Scott Chantler

BA '95

A master of graphic narratives

Scott Chantler. Scott Chantler (BA ’95) has been telling stories for 16 years as a comics artist and author, and in 2015 he became the first writer-in-residence with a comics background with the University of Windsor’s English department.

His work has received critical acclaim, including his 2011 graphic memoir, Two Generals, which was listed in CBC Canada Reads: True Stories as one of the top 40 Canadian non-fiction books of all time. His fantasy book series Three Thieves won the Joe Shuster Award for Best Comics for Kids in 2011.

Can you tell us about how you brought your comics background to the writer-in-residence program at Windsor?

The fact that I do comics was a big deal, because it’s the first time a cartoonist had held such a position at a Canadian university. But, I’m a writer first and foremost. So I was in there talking plot, structure, character, theme, etc., just like any other writer. That stuff doesn’t change much, whether you’re writing a screenplay, a novel, a short story or comics.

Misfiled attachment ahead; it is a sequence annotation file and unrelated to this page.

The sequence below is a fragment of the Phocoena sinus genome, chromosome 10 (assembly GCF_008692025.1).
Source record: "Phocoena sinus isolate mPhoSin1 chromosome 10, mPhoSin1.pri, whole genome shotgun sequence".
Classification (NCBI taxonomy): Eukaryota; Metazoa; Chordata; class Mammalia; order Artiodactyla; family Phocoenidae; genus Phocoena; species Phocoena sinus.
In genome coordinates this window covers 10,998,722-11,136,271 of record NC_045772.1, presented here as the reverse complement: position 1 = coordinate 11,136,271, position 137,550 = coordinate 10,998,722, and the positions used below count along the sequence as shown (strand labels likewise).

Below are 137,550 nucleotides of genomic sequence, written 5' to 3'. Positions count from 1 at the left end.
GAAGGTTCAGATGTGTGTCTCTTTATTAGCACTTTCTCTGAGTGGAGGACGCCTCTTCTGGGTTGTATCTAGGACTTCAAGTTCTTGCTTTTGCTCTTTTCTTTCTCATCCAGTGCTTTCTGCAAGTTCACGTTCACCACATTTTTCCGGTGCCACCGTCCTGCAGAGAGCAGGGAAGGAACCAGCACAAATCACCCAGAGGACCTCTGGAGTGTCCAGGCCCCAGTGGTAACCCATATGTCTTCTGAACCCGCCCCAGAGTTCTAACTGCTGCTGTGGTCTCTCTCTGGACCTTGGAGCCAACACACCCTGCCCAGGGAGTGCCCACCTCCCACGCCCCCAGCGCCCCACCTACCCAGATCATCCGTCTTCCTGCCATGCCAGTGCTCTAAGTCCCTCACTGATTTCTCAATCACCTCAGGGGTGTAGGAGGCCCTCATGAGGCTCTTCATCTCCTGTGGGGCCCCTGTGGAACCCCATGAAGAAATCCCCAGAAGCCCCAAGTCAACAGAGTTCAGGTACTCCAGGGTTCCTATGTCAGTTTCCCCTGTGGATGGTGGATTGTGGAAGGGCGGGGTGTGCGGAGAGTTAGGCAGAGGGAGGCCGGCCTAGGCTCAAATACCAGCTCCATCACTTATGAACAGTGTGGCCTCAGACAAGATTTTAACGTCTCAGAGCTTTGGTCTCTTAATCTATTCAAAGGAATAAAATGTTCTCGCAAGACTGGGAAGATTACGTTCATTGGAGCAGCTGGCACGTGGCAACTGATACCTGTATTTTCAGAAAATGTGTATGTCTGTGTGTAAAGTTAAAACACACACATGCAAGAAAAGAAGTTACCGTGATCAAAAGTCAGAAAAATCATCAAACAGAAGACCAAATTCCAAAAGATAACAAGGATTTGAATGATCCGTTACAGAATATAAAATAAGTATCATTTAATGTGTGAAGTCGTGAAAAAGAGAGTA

You wrote the blog post, “Yes, Cartoonists are Writers” after receiving some comments about your position at University of Windsor. Can you tell us about this?

There were a few sideways glances when my position was announced, but I’m pleased to say not many. It really shows how far comics have come that people were mostly excited about my appointment. Very, very few looked down their noses and bemoaned the death of literature. And those who did, mostly seemed confused that I wasn’t the artist-in-residence. But comics are a narrative form. What I do is about storytelling, not picture making.

What advice do you have for students or young alumni thinking about breaking into similar work?

Like any creative field, it’s difficult to make a living, even if your work is successful and well-regarded. Comics are also incredibly time-consuming to make, so it’s not something you can really do on the side of something else. So be prepared to spend a lot of time alone, and be broke. But it’s a great art form, one that can be incredibly subtle and meaningful. And it’s the one area of publishing that’s actually growing.

University of Waterloo

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